China Pays Twitter to Run Ads Against Hong Kong ‘Cockroaches’ Protest

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Twitter is an American company, but the social media platform has been taking money from the People’s Republic of China to run ads against the Hong Kong pro-democracy protests.

Pinboard, the social bookmarking website run by developer Maciej Cegłowski, captured ads on Twitter from China Xinhua News which called for “a brake to be put on the blatant violence” in Hong Kong. The Twitter account for Pinboard noted “Xinhua, the agency buying these tweets, has literally referred to the Hong Kong protesters as ‘cockroaches.’” 

Pinboard stated: “If you work at Twitter, I’m asking you on bended knee to make it stop. Don’t be complicit in this.” The account called for the social media platform to disclose how much money it took from Xinhua, how many ads have been run, and how those ads have been targeted.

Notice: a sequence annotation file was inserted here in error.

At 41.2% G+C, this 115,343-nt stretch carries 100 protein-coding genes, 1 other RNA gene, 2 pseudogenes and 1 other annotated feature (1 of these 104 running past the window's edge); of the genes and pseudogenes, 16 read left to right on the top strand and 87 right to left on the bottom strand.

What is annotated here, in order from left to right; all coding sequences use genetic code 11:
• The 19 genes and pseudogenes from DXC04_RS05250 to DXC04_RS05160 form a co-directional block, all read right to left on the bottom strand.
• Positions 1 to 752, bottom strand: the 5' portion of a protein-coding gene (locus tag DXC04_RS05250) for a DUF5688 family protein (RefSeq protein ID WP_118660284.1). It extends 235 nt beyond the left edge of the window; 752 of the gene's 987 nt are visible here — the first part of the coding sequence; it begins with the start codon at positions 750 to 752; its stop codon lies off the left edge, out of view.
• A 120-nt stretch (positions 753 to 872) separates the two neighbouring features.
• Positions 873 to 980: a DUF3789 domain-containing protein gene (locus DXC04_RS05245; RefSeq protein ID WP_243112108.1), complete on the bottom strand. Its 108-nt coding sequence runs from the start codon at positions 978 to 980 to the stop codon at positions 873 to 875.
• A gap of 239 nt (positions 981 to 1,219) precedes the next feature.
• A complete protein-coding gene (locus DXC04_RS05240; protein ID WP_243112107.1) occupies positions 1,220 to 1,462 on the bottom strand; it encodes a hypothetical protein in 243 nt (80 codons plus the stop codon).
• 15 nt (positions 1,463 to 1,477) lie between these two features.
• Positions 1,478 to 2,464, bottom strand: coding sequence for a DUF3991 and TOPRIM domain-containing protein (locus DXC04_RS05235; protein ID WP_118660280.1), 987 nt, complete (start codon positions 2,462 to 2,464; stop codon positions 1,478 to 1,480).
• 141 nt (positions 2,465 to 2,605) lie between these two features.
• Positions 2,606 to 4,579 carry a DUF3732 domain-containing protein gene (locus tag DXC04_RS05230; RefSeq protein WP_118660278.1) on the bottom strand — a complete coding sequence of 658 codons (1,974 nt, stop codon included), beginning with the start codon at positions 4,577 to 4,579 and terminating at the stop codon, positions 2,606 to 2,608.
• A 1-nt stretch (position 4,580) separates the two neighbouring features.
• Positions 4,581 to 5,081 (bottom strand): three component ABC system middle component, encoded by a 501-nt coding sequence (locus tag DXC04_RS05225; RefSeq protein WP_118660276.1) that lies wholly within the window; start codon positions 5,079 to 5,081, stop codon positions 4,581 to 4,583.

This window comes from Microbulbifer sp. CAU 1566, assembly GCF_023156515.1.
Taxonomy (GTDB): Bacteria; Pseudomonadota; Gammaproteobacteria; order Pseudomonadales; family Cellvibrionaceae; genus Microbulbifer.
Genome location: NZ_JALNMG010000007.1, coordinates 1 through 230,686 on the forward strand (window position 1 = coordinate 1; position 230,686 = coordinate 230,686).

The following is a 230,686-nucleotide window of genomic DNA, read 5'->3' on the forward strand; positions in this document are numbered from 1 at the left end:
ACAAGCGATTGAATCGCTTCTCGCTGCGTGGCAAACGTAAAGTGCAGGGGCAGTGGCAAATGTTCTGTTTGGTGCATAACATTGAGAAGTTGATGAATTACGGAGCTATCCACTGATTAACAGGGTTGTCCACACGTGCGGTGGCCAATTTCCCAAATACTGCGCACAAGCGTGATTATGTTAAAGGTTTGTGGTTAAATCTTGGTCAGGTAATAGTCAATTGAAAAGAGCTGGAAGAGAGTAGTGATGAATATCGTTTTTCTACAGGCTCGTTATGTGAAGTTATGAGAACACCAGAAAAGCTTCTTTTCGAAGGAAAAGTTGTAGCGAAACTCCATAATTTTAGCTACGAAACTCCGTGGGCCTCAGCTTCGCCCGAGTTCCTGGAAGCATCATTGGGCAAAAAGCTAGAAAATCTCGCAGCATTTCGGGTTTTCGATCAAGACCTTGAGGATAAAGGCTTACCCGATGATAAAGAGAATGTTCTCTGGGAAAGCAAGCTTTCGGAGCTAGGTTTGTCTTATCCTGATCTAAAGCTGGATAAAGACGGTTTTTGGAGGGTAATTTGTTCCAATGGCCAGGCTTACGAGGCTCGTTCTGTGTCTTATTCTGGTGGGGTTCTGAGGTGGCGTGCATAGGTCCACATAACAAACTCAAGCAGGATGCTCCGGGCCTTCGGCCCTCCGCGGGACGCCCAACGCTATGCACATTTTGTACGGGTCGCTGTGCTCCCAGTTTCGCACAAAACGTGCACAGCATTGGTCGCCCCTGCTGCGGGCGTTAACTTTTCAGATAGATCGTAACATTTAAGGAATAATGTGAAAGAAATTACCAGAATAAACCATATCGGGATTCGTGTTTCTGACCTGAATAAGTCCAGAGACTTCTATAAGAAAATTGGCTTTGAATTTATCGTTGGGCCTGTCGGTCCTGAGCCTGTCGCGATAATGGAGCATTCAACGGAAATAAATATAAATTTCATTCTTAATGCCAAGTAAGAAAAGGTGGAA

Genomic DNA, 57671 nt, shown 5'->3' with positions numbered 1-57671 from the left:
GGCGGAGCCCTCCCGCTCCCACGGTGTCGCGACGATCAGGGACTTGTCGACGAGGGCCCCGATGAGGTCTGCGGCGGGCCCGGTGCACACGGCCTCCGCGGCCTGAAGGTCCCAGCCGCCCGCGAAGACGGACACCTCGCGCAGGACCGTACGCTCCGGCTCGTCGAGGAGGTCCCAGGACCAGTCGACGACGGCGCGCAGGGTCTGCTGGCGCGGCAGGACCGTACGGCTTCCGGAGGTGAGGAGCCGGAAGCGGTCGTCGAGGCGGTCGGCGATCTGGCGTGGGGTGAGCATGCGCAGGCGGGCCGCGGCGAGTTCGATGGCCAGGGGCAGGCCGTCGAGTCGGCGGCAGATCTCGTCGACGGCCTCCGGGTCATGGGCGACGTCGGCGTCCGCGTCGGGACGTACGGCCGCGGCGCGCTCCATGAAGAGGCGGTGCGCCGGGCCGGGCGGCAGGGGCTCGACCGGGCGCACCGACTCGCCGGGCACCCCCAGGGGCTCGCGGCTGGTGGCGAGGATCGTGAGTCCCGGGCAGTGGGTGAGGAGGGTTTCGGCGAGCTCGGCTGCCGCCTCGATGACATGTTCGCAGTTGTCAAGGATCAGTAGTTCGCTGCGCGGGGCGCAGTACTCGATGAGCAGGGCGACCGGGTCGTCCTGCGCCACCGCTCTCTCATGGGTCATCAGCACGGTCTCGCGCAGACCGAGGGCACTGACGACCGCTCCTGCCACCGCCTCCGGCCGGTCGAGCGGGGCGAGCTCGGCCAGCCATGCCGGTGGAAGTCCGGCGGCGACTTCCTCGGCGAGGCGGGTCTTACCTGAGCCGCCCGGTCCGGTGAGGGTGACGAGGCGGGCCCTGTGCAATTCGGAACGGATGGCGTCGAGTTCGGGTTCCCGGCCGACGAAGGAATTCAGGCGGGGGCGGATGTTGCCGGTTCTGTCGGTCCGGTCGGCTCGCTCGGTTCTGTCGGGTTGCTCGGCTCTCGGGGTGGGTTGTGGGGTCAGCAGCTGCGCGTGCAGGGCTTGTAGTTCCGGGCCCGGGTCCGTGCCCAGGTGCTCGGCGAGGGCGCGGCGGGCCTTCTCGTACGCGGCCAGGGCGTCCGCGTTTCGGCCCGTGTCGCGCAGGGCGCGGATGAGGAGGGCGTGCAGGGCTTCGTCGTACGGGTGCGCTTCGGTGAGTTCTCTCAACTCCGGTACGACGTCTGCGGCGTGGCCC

Protests in Hong Kong began when the Chinese government tried to pass a bill allowing people accused of committing crimes against the People’s Republic to be extradited. That bill has since been suspended, however, the protests continue against the communist state encroaching upon Hong Kong’s rights and freedom. 

China Xinhua News is the official state run press agency of the Chinese government. It was founded in 1931 by the Communist Party in China. Tweets on its official Twitter account include defense of Chinese police brutality in Hong Kong, as well as people calling for the “mobs to be brought to justice.” 

Even though Twitter is technically blocked in China, people who tweet against the government still receive detention and punishment if caught, according to The New York Times. The consequences for posting on Twitter in China include days spent in detention centers and hours chained to a chair. Twitter takes down the accounts, apparently, if the Chinese government complains. 

Twitter Censorship Project

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